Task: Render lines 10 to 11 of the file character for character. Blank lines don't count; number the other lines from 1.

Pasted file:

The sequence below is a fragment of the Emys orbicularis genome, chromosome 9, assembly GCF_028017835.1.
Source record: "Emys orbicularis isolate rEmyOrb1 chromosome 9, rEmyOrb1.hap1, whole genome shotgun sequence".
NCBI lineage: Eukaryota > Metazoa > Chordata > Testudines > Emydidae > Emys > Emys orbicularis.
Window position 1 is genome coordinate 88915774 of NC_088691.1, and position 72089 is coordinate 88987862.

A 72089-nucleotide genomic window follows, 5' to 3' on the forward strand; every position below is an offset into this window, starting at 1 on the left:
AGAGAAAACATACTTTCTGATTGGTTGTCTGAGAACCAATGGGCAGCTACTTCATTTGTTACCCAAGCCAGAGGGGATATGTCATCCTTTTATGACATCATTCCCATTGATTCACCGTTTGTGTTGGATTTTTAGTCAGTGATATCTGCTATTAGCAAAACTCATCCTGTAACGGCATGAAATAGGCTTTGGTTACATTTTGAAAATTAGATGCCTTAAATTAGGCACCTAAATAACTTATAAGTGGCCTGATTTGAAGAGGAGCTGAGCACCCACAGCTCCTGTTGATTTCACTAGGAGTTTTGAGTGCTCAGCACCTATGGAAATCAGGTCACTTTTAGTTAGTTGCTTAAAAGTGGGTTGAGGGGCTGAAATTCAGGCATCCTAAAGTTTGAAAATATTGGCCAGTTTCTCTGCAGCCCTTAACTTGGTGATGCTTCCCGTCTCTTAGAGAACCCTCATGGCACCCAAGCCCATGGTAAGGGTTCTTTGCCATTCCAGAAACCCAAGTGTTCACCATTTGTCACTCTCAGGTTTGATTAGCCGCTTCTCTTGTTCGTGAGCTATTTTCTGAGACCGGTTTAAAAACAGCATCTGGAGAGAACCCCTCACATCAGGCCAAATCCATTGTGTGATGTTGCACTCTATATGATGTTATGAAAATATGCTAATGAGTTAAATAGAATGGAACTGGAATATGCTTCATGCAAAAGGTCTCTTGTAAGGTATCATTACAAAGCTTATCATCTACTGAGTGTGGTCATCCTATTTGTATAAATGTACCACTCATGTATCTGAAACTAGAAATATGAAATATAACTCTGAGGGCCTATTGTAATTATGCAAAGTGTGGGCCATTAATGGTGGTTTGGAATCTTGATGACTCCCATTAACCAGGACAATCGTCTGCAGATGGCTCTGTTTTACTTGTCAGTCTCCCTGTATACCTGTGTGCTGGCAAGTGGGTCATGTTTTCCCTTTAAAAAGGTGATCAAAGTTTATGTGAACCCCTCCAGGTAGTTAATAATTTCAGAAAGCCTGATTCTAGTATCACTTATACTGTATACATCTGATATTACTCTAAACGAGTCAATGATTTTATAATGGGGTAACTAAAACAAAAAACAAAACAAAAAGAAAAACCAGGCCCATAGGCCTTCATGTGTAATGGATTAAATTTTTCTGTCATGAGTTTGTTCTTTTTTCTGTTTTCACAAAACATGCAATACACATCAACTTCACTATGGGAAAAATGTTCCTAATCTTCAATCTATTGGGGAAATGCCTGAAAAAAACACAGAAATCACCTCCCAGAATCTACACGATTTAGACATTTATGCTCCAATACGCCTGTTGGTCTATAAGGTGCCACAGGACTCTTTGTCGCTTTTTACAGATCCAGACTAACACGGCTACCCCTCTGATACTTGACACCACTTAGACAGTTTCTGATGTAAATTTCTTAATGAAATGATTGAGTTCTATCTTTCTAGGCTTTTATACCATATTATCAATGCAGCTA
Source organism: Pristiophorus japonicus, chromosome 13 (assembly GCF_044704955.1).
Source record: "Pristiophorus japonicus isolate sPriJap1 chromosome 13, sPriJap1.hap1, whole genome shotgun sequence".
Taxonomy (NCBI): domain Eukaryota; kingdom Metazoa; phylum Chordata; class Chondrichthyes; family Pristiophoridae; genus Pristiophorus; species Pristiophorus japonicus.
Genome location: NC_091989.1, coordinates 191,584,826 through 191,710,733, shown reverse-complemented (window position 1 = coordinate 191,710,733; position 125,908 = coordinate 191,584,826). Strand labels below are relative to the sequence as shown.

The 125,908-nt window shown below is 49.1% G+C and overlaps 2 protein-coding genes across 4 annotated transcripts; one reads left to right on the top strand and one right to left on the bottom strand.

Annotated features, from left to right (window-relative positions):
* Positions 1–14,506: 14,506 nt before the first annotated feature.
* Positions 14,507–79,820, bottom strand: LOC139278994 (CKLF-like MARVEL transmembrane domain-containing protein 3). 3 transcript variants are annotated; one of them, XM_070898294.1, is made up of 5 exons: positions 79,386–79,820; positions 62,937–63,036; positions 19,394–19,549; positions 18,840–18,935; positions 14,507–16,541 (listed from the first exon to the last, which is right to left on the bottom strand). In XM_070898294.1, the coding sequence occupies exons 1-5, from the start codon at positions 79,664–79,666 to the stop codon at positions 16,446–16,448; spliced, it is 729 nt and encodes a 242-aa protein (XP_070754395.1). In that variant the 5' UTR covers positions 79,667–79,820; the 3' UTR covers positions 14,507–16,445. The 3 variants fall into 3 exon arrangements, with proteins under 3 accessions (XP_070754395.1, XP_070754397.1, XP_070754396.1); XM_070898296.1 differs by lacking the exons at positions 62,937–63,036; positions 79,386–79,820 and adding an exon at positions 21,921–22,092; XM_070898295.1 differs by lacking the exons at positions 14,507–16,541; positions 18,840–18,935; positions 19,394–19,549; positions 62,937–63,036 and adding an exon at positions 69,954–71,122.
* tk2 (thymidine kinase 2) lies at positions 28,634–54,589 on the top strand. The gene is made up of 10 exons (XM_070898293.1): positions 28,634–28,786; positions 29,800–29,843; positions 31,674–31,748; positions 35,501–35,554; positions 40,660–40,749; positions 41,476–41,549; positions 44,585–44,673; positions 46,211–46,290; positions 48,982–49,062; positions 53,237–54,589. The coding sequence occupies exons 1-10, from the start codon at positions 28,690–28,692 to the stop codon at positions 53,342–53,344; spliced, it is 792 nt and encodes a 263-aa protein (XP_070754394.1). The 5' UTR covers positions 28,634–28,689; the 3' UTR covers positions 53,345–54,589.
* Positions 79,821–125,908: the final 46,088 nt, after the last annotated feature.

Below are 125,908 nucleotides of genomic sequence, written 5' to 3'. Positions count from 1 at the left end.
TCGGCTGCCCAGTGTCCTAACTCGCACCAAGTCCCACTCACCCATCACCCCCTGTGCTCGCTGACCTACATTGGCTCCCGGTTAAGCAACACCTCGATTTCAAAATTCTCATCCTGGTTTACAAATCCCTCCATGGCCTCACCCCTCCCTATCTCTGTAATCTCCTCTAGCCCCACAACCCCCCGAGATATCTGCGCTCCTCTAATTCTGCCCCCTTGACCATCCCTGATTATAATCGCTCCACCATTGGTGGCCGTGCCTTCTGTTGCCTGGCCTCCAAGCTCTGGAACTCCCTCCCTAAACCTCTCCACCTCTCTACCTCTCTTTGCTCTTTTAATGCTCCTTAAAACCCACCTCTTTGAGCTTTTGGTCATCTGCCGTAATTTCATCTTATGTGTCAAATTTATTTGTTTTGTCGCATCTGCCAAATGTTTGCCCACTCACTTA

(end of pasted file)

Genome location: NC_091989.1, coordinates 191,584,826 through 191,710,733, shown reverse-complemented (window position 1 = coordinate 191,710,733; position 125,908 = coordinate 191,584,826). Strand labels below are relative to the sequence as shown.

The 125,908-nt window shown below is 49.1% G+C and overlaps 2 protein-coding genes across 4 annotated transcripts; one reads left to right on the top strand and one right to left on the bottom strand.